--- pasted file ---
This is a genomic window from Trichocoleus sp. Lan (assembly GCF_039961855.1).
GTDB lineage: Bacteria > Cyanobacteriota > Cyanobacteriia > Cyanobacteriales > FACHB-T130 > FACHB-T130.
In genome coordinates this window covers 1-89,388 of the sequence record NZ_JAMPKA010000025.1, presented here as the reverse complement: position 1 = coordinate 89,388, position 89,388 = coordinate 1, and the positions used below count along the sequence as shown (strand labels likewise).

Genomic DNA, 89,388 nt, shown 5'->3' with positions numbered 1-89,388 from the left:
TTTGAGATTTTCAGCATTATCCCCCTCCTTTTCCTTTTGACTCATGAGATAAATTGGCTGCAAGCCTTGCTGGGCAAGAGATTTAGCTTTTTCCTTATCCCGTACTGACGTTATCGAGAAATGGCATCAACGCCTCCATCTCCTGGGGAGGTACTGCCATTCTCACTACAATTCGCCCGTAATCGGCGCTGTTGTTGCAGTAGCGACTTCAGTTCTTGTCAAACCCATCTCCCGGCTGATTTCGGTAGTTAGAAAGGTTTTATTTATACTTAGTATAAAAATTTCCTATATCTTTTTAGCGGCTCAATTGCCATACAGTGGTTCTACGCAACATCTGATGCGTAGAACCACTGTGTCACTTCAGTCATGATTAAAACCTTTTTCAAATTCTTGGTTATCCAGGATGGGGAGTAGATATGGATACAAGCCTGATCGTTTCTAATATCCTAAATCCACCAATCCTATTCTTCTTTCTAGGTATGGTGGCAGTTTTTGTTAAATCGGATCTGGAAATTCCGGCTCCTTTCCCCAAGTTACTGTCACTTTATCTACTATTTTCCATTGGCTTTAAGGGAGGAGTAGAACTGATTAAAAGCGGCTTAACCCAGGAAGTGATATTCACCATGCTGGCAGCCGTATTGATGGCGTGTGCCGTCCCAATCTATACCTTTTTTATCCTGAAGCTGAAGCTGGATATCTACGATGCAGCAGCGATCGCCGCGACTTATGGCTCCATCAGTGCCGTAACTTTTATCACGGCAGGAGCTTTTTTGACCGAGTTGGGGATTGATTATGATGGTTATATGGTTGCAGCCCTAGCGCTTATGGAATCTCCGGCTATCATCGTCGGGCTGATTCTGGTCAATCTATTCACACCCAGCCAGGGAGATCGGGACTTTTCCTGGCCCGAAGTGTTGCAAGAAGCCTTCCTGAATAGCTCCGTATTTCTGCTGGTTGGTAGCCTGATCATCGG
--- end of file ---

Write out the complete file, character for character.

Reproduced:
This is a genomic window from Trichocoleus sp. Lan (assembly GCF_039961855.1).
GTDB lineage: Bacteria > Cyanobacteriota > Cyanobacteriia > Cyanobacteriales > FACHB-T130 > FACHB-T130.
In genome coordinates this window covers 1-89,388 of the sequence record NZ_JAMPKA010000025.1, presented here as the reverse complement: position 1 = coordinate 89,388, position 89,388 = coordinate 1, and the positions used below count along the sequence as shown (strand labels likewise).

Genomic DNA, 89,388 nt, shown 5'->3' with positions numbered 1-89,388 from the left:
TTTGAGATTTTCAGCATTATCCCCCTCCTTTTCCTTTTGACTCATGAGATAAATTGGCTGCAAGCCTTGCTGGGCAAGAGATTTAGCTTTTTCCTTATCCCGTACTGACGTTATCGAGAAATGGCATCAACGCCTCCATCTCCTGGGGAGGTACTGCCATTCTCACTACAATTCGCCCGTAATCGGCGCTGTTGTTGCAGTAGCGACTTCAGTTCTTGTCAAACCCATCTCCCGGCTGATTTCGGTAGTTAGAAAGGTTTTATTTATACTTAGTATAAAAATTTCCTATATCTTTTTAGCGGCTCAATTGCCATACAGTGGTTCTACGCAACATCTGATGCGTAGAACCACTGTGTCACTTCAGTCATGATTAAAACCTTTTTCAAATTCTTGGTTATCCAGGATGGGGAGTAGATATGGATACAAGCCTGATCGTTTCTAATATCCTAAATCCACCAATCCTATTCTTCTTTCTAGGTATGGTGGCAGTTTTTGTTAAATCGGATCTGGAAATTCCGGCTCCTTTCCCCAAGTTACTGTCACTTTATCTACTATTTTCCATTGGCTTTAAGGGAGGAGTAGAACTGATTAAAAGCGGCTTAACCCAGGAAGTGATATTCACCATGCTGGCAGCCGTATTGATGGCGTGTGCCGTCCCAATCTATACCTTTTTTATCCTGAAGCTGAAGCTGGATATCTACGATGCAGCAGCGATCGCCGCGACTTATGGCTCCATCAGTGCCGTAACTTTTATCACGGCAGGAGCTTTTTTGACCGAGTTGGGGATTGATTATGATGGTTATATGGTTGCAGCCCTAGCGCTTATGGAATCTCCGGCTATCATCGTCGGGCTGATTCTGGTCAATCTATTCACACCCAGCCAGGGAGATCGGGACTTTTCCTGGCCCGAAGTGTTGCAAGAAGCCTTCCTGAATAGCTCCGTATTTCTGCTGGTTGGTAGCCTGATCATCGG